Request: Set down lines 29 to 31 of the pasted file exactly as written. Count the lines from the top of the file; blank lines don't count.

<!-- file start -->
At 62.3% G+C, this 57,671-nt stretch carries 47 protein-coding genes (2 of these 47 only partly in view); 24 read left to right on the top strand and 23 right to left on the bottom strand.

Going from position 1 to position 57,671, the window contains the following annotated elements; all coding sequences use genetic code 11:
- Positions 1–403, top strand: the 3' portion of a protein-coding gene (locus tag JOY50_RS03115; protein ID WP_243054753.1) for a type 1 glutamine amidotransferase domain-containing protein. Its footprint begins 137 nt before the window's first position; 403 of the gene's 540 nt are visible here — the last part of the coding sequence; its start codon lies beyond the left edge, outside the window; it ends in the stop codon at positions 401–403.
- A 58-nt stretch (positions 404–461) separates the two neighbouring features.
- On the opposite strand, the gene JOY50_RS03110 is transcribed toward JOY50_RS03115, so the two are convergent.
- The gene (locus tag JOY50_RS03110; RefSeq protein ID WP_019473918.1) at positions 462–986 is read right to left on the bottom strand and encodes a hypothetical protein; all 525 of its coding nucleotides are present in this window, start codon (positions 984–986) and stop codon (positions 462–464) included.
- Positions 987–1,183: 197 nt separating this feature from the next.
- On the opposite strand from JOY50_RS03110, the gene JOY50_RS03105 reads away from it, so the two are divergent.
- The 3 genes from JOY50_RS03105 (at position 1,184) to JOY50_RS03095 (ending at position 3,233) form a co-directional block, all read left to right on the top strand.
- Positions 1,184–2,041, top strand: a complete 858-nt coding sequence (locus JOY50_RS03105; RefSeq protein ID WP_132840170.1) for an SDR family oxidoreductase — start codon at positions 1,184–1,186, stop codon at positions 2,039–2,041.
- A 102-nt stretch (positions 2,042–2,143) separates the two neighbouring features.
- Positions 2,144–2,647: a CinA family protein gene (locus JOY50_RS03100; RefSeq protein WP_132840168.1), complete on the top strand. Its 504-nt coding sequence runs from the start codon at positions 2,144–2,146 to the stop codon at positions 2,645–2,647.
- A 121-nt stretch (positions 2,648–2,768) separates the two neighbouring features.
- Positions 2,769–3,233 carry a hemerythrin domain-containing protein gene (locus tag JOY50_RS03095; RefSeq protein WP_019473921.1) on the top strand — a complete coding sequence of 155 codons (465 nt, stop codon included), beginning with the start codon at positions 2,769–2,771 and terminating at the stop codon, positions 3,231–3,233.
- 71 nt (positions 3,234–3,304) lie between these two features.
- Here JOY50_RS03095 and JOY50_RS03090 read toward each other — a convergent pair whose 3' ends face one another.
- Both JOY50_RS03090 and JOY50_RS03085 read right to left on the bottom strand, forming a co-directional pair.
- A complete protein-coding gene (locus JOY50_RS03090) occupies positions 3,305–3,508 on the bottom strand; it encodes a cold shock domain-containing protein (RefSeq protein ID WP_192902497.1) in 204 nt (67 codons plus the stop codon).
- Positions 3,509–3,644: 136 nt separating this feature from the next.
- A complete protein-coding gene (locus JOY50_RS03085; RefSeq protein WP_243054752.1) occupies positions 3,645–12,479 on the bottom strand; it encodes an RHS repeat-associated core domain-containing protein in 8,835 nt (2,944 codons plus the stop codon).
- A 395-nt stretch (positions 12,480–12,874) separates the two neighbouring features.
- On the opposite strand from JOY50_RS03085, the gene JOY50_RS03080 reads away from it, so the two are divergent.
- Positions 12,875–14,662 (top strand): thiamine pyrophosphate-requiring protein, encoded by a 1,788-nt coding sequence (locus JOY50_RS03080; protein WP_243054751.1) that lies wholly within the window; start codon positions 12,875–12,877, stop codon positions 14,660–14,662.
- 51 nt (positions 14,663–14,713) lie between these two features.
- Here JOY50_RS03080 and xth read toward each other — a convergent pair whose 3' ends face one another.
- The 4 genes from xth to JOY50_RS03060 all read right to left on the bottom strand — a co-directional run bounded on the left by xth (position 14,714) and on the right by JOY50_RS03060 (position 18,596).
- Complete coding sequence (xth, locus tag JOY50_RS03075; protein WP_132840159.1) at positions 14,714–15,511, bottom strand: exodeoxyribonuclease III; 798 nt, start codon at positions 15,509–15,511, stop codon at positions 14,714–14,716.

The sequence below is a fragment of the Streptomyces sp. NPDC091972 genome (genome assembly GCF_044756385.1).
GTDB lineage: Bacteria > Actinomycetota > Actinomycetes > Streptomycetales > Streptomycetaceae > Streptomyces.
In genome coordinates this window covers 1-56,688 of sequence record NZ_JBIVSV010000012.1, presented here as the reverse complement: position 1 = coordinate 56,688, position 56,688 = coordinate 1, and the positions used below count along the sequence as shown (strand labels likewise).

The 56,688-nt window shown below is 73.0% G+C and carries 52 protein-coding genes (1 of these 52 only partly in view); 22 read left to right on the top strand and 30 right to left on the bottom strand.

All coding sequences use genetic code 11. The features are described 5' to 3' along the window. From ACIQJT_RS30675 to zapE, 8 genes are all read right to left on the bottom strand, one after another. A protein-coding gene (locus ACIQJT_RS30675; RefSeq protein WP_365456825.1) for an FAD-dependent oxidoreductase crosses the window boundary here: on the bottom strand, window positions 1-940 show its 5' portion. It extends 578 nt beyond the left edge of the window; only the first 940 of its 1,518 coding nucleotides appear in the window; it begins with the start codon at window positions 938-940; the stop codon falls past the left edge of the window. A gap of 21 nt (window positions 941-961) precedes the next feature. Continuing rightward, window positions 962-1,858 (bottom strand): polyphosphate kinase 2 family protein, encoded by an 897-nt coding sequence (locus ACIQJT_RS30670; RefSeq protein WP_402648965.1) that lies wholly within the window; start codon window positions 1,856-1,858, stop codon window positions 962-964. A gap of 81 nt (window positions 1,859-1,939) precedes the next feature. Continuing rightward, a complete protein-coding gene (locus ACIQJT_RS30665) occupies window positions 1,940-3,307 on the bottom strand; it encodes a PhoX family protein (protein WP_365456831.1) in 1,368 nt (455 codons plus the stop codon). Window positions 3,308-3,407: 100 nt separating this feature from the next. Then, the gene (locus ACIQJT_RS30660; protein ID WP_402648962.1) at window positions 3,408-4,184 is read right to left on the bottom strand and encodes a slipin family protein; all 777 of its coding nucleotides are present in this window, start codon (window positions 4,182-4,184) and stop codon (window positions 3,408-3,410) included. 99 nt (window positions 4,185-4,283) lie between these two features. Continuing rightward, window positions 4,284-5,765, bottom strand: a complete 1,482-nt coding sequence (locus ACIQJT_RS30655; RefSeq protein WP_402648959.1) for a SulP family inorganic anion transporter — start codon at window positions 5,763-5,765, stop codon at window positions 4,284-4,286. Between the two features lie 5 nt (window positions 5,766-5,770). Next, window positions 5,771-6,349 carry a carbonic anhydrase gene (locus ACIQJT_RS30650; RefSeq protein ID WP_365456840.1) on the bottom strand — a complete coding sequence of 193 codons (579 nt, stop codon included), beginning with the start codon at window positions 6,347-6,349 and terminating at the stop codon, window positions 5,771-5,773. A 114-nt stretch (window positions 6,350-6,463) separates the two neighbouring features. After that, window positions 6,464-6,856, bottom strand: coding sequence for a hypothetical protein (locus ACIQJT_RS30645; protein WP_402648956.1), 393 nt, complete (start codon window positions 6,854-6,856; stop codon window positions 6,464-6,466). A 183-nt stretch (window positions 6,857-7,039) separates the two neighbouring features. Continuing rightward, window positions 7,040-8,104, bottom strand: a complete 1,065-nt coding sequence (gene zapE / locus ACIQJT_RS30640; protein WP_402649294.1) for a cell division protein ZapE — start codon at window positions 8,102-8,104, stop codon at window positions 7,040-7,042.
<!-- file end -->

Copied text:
GTDB lineage: Bacteria > Actinomycetota > Actinomycetes > Streptomycetales > Streptomycetaceae > Streptomyces.
In genome coordinates this window covers 1-56,688 of sequence record NZ_JBIVSV010000012.1, presented here as the reverse complement: position 1 = coordinate 56,688, position 56,688 = coordinate 1, and the positions used below count along the sequence as shown (strand labels likewise).

The 56,688-nt window shown below is 73.0% G+C and carries 52 protein-coding genes (1 of these 52 only partly in view); 22 read left to right on the top strand and 30 right to left on the bottom strand.